In May of 2023, two prominent California Attorneys, Jeffrey Ranen and John Barber, announced their defection from Lewis
Misclassification Leads to Numerous Wage and Hour Disputes
It is not uncommon for Long Beach employers to want to save money in order to increase their company’s profits. One of the largest expenses of any business is its workers. Salaries, taxes and benefits can cost a significant amount of money. For this reason, some employers attempt to classify workers as independent contractors, which could give rise to wage and hour disputes.
Independent contractors do not receive benefits, and employers are not responsible for taxes and other expenses related to employees. This status also denies individuals certain legal protections enjoyed by those classified as employees. Many people actually meet the legal definition of an employee, but may not know it.
The Fair Labor Standards Act dictates what distinguishes a worker as an employee or an independent contractor. Even those who work from home or off-site, receive a 1099 or sign an agreement indicating that they are not an employee may not meet the legal definition. Just because something is considered “normal” in an industry does not make it legal. Even with agreement from a Long Beach resident, an employer may not misclassify an employee as an independent contractor.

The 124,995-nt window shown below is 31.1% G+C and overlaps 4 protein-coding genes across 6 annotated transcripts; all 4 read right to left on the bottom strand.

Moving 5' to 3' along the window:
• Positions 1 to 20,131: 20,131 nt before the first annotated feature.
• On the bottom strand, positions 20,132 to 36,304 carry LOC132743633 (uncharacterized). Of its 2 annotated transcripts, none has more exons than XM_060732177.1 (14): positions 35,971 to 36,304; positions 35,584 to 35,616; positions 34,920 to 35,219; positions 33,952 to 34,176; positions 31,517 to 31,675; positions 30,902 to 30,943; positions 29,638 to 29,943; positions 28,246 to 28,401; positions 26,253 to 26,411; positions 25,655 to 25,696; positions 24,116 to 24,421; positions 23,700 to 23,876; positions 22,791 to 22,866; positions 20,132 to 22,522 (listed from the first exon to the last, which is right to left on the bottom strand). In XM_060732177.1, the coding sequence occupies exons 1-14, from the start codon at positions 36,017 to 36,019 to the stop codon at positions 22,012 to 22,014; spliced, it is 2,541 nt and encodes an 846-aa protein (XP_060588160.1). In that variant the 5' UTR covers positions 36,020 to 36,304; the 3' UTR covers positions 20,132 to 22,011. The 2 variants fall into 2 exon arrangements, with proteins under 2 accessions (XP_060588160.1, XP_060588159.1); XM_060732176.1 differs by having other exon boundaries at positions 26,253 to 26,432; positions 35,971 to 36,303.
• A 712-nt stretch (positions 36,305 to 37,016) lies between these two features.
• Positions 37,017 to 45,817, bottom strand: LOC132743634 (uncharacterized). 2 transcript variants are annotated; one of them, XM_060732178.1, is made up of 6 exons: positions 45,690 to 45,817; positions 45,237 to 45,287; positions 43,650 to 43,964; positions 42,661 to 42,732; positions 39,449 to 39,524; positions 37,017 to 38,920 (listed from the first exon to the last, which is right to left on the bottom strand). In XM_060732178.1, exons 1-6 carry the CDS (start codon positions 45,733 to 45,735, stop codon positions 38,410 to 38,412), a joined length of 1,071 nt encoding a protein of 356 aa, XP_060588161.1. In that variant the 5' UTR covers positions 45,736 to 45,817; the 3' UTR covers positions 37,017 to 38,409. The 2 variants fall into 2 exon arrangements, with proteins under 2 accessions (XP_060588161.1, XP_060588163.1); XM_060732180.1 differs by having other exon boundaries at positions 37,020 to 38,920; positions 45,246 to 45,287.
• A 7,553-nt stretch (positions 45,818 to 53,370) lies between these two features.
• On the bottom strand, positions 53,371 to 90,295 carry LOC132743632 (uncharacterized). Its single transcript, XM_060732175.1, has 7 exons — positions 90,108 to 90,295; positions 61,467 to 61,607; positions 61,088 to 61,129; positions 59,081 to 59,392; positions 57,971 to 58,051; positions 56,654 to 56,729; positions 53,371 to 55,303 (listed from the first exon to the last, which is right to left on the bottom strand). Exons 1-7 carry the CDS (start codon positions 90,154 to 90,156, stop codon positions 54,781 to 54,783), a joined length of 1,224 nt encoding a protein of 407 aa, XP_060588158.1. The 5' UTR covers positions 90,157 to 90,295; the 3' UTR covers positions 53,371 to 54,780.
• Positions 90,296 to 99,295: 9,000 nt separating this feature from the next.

Misclassification happens more often than most people realize. Workers and companies alike ought to take the time to understand what makes someone an employee versus an independent contractor. On the one hand, those recognized as employees should receive the protections and benefits they deserve. On the other hand, companies could avoid wage and hour disputes, along with repercussions from governmental agencies, by putting each worker in the proper category.
The California Fair Employment and Housing Act (FEHA) protects employees from discrimination, retaliation, and harassment on the basis of their race, religious creed, color, national origin, ancestry, physical disability, mental disability, medical condition, genetic information, martial status, sex, gender, gender identity, gender expression, age, sexual orientation, or veteran or military status.
How many times have you wondered if you’re getting paid your fair share? Do you think you’re underpaid because of your race, sex, gender, disability, or even your prior salary history?